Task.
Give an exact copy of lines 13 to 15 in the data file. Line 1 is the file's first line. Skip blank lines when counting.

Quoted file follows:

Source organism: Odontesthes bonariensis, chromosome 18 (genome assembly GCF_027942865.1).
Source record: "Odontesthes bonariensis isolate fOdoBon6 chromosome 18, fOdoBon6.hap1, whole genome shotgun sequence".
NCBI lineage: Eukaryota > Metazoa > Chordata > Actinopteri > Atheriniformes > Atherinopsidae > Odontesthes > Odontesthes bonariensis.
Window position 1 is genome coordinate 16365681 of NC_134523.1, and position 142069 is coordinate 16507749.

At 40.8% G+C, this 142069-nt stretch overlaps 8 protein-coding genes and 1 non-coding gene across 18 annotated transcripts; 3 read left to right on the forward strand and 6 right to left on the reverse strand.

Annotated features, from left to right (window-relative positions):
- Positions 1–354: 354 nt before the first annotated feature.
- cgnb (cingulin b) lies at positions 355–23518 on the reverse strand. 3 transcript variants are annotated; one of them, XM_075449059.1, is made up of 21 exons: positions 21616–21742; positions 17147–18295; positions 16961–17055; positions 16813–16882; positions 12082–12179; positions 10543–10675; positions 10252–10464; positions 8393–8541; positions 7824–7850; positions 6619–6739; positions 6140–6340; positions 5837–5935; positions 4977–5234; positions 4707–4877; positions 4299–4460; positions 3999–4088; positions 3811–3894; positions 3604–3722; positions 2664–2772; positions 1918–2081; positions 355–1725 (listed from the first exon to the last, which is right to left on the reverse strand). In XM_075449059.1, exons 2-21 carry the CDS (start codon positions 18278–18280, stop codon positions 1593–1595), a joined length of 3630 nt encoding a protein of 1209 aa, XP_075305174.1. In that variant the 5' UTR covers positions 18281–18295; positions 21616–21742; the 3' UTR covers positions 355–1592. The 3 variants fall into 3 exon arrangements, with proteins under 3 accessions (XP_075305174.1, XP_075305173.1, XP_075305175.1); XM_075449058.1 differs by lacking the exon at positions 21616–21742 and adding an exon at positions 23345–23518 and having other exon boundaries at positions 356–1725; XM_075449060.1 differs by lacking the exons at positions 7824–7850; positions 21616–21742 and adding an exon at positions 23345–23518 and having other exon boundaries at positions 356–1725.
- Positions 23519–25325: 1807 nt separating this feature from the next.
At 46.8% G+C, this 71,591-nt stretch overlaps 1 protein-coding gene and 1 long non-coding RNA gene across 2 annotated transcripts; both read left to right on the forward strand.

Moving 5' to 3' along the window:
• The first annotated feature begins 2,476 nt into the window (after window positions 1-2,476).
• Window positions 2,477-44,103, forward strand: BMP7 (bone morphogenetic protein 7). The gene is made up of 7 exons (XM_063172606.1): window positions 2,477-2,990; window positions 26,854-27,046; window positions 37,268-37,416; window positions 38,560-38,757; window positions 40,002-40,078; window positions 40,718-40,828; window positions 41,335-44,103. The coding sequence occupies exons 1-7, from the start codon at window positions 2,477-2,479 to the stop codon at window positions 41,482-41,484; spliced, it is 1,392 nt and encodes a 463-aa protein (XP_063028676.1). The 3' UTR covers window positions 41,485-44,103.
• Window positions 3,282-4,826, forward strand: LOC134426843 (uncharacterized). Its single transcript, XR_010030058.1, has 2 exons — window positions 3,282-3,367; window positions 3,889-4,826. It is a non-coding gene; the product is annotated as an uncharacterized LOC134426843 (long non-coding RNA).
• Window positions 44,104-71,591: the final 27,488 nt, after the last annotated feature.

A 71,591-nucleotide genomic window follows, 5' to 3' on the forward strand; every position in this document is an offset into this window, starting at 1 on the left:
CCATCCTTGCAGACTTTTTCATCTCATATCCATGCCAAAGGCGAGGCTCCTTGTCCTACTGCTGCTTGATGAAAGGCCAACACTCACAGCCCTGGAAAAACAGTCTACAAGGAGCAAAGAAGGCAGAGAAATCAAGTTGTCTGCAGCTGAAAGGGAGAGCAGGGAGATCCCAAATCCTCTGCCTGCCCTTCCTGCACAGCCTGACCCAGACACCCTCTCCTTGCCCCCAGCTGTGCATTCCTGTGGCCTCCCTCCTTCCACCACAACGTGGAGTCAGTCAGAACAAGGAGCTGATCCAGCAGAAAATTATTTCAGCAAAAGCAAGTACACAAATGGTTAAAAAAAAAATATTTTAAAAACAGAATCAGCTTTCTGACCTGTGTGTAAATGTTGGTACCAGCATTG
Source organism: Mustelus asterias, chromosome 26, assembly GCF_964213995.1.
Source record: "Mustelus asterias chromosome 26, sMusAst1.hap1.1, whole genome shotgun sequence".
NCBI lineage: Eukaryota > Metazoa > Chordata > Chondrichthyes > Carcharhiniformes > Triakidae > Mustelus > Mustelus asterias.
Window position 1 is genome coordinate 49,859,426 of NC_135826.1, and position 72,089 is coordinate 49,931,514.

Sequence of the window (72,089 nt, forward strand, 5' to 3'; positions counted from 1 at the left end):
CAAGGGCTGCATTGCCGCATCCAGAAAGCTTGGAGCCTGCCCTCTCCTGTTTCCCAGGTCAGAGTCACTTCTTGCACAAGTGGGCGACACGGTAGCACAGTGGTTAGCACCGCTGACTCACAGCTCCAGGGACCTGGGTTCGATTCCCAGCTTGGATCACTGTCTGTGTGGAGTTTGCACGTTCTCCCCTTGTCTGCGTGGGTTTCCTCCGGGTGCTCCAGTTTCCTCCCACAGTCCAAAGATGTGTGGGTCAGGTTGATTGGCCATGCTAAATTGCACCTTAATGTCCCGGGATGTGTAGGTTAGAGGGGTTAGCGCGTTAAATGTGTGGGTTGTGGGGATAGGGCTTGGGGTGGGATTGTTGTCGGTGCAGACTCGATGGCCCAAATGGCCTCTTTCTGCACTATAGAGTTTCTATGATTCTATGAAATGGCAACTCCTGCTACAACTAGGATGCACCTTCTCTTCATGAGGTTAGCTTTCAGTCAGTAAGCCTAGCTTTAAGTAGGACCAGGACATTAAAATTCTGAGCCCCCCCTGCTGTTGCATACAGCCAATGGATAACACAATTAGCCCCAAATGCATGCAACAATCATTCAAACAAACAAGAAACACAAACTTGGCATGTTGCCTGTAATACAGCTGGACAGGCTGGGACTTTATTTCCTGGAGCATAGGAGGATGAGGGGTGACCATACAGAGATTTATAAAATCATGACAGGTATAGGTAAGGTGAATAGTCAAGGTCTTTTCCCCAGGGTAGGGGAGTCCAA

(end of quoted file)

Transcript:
• Window positions 2,477-44,103, forward strand: BMP7 (bone morphogenetic protein 7). The gene is made up of 7 exons (XM_063172606.1): window positions 2,477-2,990; window positions 26,854-27,046; window positions 37,268-37,416; window positions 38,560-38,757; window positions 40,002-40,078; window positions 40,718-40,828; window positions 41,335-44,103. The coding sequence occupies exons 1-7, from the start codon at window positions 2,477-2,479 to the stop codon at window positions 41,482-41,484; spliced, it is 1,392 nt and encodes a 463-aa protein (XP_063028676.1). The 3' UTR covers window positions 41,485-44,103.
• Window positions 3,282-4,826, forward strand: LOC134426843 (uncharacterized). Its single transcript, XR_010030058.1, has 2 exons — window positions 3,282-3,367; window positions 3,889-4,826. It is a non-coding gene; the product is annotated as an uncharacterized LOC134426843 (long non-coding RNA).
• Window positions 44,104-71,591: the final 27,488 nt, after the last annotated feature.